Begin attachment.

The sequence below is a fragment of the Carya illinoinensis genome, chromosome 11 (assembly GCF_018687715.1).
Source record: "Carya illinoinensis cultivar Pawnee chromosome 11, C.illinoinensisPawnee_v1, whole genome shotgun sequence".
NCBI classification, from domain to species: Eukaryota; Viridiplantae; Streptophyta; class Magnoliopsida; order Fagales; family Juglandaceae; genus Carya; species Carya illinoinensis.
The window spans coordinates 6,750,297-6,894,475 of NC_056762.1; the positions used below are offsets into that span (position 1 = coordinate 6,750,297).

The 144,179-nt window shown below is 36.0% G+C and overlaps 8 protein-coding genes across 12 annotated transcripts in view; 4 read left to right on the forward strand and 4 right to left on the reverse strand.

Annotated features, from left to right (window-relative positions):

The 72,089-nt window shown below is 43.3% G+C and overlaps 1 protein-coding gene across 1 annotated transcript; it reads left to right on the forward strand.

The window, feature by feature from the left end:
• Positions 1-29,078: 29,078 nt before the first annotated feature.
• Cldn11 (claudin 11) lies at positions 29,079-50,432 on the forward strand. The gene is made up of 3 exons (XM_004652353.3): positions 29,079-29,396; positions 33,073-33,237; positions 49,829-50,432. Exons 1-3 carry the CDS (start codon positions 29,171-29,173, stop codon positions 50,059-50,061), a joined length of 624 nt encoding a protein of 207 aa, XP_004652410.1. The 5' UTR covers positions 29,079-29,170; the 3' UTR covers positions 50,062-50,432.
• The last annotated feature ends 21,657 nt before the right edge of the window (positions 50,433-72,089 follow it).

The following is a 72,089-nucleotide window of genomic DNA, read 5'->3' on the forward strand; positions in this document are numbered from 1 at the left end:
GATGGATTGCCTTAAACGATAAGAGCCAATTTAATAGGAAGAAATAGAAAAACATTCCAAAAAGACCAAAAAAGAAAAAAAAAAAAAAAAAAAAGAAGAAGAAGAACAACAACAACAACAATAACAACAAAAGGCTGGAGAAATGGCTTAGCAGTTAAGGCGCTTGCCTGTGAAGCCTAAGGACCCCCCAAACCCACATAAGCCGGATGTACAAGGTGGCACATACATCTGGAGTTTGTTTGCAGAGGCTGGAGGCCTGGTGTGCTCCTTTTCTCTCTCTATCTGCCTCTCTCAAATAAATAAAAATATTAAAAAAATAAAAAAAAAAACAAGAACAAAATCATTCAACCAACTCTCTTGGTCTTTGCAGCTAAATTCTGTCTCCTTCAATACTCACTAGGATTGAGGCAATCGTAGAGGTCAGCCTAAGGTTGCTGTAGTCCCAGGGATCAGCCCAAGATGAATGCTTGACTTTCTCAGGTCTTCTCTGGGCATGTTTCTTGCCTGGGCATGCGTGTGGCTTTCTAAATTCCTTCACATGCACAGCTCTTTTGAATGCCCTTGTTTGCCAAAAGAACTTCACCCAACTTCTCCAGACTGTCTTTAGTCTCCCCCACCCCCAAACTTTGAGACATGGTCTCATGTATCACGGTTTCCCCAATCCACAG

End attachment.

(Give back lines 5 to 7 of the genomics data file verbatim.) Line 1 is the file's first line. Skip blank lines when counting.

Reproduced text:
The 144,179-nt window shown below is 36.0% G+C and overlaps 8 protein-coding genes across 12 annotated transcripts in view; 4 read left to right on the forward strand and 4 right to left on the reverse strand.

Annotated features, from left to right (window-relative positions):

The 72,089-nt window shown below is 43.3% G+C and overlaps 1 protein-coding gene across 1 annotated transcript; it reads left to right on the forward strand.